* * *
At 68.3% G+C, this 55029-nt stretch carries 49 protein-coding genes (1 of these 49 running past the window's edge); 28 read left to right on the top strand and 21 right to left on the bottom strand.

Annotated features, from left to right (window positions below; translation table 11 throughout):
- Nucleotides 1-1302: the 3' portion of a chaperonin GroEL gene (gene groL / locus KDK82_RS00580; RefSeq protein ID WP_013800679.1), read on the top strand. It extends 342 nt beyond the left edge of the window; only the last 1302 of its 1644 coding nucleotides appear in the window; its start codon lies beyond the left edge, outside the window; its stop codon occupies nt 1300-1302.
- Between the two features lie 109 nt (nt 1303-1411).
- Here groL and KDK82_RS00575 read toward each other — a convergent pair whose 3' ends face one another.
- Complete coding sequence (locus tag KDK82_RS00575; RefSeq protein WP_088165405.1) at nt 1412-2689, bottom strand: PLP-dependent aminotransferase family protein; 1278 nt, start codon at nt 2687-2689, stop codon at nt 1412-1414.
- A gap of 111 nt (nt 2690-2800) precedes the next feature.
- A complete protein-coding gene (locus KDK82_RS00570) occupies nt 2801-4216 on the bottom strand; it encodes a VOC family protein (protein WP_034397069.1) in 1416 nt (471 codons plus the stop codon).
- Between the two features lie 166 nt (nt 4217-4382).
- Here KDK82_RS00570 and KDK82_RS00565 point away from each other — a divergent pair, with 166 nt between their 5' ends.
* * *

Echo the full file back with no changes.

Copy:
At 68.3% G+C, this 55029-nt stretch carries 49 protein-coding genes (1 of these 49 running past the window's edge); 28 read left to right on the top strand and 21 right to left on the bottom strand.

Annotated features, from left to right (window positions below; translation table 11 throughout):
- Nucleotides 1-1302: the 3' portion of a chaperonin GroEL gene (gene groL / locus KDK82_RS00580; RefSeq protein ID WP_013800679.1), read on the top strand. It extends 342 nt beyond the left edge of the window; only the last 1302 of its 1644 coding nucleotides appear in the window; its start codon lies beyond the left edge, outside the window; its stop codon occupies nt 1300-1302.
- Between the two features lie 109 nt (nt 1303-1411).
- Here groL and KDK82_RS00575 read toward each other — a convergent pair whose 3' ends face one another.
- Complete coding sequence (locus tag KDK82_RS00575; RefSeq protein WP_088165405.1) at nt 1412-2689, bottom strand: PLP-dependent aminotransferase family protein; 1278 nt, start codon at nt 2687-2689, stop codon at nt 1412-1414.
- A gap of 111 nt (nt 2690-2800) precedes the next feature.
- A complete protein-coding gene (locus KDK82_RS00570) occupies nt 2801-4216 on the bottom strand; it encodes a VOC family protein (protein WP_034397069.1) in 1416 nt (471 codons plus the stop codon).
- Between the two features lie 166 nt (nt 4217-4382).
- Here KDK82_RS00570 and KDK82_RS00565 point away from each other — a divergent pair, with 166 nt between their 5' ends.